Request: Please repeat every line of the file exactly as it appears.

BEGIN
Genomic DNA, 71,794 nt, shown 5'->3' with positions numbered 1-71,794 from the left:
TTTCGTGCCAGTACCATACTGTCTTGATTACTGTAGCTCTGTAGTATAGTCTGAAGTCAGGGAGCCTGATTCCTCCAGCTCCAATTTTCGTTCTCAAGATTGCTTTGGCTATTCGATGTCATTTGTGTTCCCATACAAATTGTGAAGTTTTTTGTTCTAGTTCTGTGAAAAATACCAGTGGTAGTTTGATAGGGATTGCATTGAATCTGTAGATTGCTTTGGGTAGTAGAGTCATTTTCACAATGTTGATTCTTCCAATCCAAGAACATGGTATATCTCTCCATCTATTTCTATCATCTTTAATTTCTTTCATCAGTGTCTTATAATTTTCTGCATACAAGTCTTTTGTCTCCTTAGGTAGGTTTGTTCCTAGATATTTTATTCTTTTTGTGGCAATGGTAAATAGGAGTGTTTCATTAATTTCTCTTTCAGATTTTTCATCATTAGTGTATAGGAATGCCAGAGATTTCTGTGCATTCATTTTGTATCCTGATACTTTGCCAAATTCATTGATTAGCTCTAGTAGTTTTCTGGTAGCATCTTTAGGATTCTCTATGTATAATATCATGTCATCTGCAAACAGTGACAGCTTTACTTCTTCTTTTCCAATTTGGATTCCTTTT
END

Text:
Genomic DNA, 71,794 nt, shown 5'->3' with positions numbered 1-71,794 from the left:
TTTCGTGCCAGTACCATACTGTCTTGATTACTGTAGCTCTGTAGTATAGTCTGAAGTCAGGGAGCCTGATTCCTCCAGCTCCAATTTTCGTTCTCAAGATTGCTTTGGCTATTCGATGTCATTTGTGTTCCCATACAAATTGTGAAGTTTTTTGTTCTAGTTCTGTGAAAAATACCAGTGGTAGTTTGATAGGGATTGCATTGAATCTGTAGATTGCTTTGGGTAGTAGAGTCATTTTCACAATGTTGATTCTTCCAATCCAAGAACATGGTATATCTCTCCATCTATTTCTATCATCTTTAATTTCTTTCATCAGTGTCTTATAATTTTCTGCATACAAGTCTTTTGTCTCCTTAGGTAGGTTTGTTCCTAGATATTTTATTCTTTTTGTGGCAATGGTAAATAGGAGTGTTTCATTAATTTCTCTTTCAGATTTTTCATCATTAGTGTATAGGAATGCCAGAGATTTCTGTGCATTCATTTTGTATCCTGATACTTTGCCAAATTCATTGATTAGCTCTAGTAGTTTTCTGGTAGCATCTTTAGGATTCTCTATGTATAATATCATGTCATCTGCAAACAGTGACAGCTTTACTTCTTCTTTTCCAATTTGGATTCCTTTT